City mulls prohibiting ‘Redskins’

The legality of banning the NFL name on campus is questionable, city leaders say.

Ethan Nelson

After shaking up University of Minnesota administrators and other policymakers, the controversy surrounding the Washington Redskins has moved downtown to City Hall, where elected officials are mulling a ban on the NFL team’s name.

Because of a City Council vote earlier this month, the city attorney will investigate whether Minneapolis has legal authority to ban the football team’s name and logo when it plays the Minnesota Vikings at TCF Bank Stadium on Nov. 2.

Though the attorney’s office will provide its opinion by next Wednesday, some city leaders aren’t confident they can take legal action.

“I have my doubts,” said Cam Gordon, who represents the University and surrounding areas on the City Council.

He said there might be issues with the ban violating freedom of speech. And at a council committee meeting late last month, the councilman called the issue a “minefield.”

Because the city attorney’s office’s deadline for giving counsel hasn’t arrived, it didn’t provide comment.

Gordon said many existing factors, like local ordinances and other laws, could affect the city’s legal authority.

“I think it’s really important to take a deep look at what we can and cannot do,” Ward 5 City Councilman Blong Yang said at the committee meeting.

When he first considered a ban on the team’s name and logo, Yang said, he immediately thought of potential conflicts with the First Amendment.

Certain types of racist speech or hate speech aren’t protected by the First Amendment, according to the American Bar Association. For example, a racist statement meant to start a fight is against the law.

Another potential legal question that stands is whether city leaders will be able to ban only the Washington team’s name and not others, like the MLB’s Cleveland Indians, that some would consider offensive, said Joan Howland, a professor at the University’s Law School and an expert on American Indian law.

‘A sensitive city’

Names of at least 11 of the 87 counties inscribed on TCF Bank Stadium’s walls are rooted from American Indian tribes or words.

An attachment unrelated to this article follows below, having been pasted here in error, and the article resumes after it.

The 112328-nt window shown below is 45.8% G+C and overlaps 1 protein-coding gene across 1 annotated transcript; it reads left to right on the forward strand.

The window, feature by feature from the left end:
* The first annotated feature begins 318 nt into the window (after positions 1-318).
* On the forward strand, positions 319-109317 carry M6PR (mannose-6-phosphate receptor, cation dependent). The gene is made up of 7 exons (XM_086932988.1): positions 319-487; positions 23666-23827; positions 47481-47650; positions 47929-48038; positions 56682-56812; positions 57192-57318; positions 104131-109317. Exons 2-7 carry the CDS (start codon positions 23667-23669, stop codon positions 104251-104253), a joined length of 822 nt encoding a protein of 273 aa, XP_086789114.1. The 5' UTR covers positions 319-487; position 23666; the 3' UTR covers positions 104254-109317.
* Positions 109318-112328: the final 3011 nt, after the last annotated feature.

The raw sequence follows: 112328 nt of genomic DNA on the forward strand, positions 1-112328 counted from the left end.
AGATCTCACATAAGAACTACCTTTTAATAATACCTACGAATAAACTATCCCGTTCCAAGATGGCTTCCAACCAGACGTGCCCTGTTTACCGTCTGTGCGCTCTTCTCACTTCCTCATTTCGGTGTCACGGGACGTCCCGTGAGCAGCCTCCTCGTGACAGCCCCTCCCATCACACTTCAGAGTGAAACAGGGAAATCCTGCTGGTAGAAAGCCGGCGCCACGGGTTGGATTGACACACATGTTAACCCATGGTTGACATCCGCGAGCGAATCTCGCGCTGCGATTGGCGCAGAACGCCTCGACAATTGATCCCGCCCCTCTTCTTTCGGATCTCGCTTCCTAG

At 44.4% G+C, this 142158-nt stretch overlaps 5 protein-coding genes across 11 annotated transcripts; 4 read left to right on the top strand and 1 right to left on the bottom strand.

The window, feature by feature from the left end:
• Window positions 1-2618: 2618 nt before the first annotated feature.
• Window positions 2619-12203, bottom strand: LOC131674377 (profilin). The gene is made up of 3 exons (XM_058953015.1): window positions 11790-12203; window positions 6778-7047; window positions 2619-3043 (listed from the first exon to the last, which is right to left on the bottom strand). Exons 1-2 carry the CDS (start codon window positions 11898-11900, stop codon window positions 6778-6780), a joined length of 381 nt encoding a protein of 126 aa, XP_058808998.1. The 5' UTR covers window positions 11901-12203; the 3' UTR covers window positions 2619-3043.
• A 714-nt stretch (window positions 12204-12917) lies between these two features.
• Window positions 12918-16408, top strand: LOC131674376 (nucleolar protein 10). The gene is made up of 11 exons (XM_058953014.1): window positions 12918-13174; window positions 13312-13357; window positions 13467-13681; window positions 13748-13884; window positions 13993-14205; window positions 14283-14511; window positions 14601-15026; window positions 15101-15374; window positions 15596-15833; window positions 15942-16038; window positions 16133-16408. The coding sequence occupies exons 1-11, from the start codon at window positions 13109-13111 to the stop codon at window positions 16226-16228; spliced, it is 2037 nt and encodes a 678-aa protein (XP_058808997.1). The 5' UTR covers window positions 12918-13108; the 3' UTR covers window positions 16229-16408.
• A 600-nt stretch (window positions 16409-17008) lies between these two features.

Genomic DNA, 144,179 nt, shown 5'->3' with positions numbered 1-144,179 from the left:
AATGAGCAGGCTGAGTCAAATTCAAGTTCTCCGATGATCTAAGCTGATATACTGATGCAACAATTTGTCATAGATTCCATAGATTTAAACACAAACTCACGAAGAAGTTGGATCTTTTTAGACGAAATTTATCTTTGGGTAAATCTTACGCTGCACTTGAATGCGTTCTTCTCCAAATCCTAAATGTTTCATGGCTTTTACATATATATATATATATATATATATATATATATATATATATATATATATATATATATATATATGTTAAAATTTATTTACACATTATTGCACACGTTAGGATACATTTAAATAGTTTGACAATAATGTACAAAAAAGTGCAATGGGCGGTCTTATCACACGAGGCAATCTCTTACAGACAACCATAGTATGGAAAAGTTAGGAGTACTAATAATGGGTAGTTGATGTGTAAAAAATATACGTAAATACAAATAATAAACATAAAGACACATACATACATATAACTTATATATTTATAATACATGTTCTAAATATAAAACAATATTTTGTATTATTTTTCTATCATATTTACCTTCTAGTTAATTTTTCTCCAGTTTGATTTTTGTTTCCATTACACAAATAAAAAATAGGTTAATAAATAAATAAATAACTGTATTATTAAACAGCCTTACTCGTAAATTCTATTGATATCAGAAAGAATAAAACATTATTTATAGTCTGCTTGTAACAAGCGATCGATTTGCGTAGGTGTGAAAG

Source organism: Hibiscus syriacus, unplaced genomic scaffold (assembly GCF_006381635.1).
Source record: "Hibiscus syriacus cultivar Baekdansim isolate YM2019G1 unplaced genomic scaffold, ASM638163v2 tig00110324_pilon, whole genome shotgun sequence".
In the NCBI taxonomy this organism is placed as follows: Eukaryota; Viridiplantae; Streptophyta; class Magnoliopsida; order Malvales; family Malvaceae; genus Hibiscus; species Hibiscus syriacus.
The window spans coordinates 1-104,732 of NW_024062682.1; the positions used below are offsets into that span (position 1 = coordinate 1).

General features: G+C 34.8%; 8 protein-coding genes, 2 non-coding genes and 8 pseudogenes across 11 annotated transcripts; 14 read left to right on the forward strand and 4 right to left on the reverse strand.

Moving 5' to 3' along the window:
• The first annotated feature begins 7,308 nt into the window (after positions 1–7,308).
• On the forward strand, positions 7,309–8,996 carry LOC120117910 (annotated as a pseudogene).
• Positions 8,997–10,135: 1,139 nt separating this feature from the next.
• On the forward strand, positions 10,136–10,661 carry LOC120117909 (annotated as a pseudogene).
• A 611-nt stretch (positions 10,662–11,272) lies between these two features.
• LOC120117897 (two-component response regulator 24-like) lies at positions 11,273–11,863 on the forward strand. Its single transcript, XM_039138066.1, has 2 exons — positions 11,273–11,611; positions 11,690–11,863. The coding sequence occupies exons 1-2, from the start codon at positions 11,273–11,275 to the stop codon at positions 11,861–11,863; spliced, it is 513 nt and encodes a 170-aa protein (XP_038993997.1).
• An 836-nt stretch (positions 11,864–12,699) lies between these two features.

And on Nov. 2, some activists and government leaders say the arrival of the Washington Redskins will tarnish the legacy of these tribes.

Gordon said he believes placing the county names on the stadium’s outer walls was an attempt to honor the contributions of Native Americans and acknowledge the hardships they’ve faced.

“It’s unfortunate that we have some out-of-town business coming in here [that] is going to be spoiling the good efforts of everybody to have a sensitive city, and a sensitive University, and a sensitive stadium, even,” he said.

The University has already said it doesn’t have authority to block the “Redskins” name, but it has taken a stance against its use.

In an Aug. 1 letter to U.S. Rep. Betty McCollum, D-Minn., who represents the University’s St. Paul campus and surrounding areas, University President Eric Kaler said the institution is working with the Vikings to keep the professional league from using the name.

But school administrators don’t have authority over the NFL.

“We are leasing the stadium to the Vikings, but our contract does not allow us to dictate their schedule and who they play,” Kaler previously told the Minnesota Daily. “But we have made a request that they not use that name in the stadium or promotional material.”

The call for Minneapolis to consider a ban came after the American Indian Movement and the National Coalition on Racism in Sports and Media raised concerns to the City Council this summer.

“It’s the most horrific name in sports history,” said Clyde Bellecourt, founder of the Minneapolis-based American Indian Movement.

Bellecourt, who is a longtime Native American activist, said he wants more students to oppose the “Redskins” name.

He said he expects thousands of people to demonstrate against the name on campus Nov. 2, which he said would be the largest demonstration in his group’s 46-year history.

American Indians throughout the country are fed up with derogatory depictions in sports and the media, he said.

“We no longer want to take it,” Bellecourt said.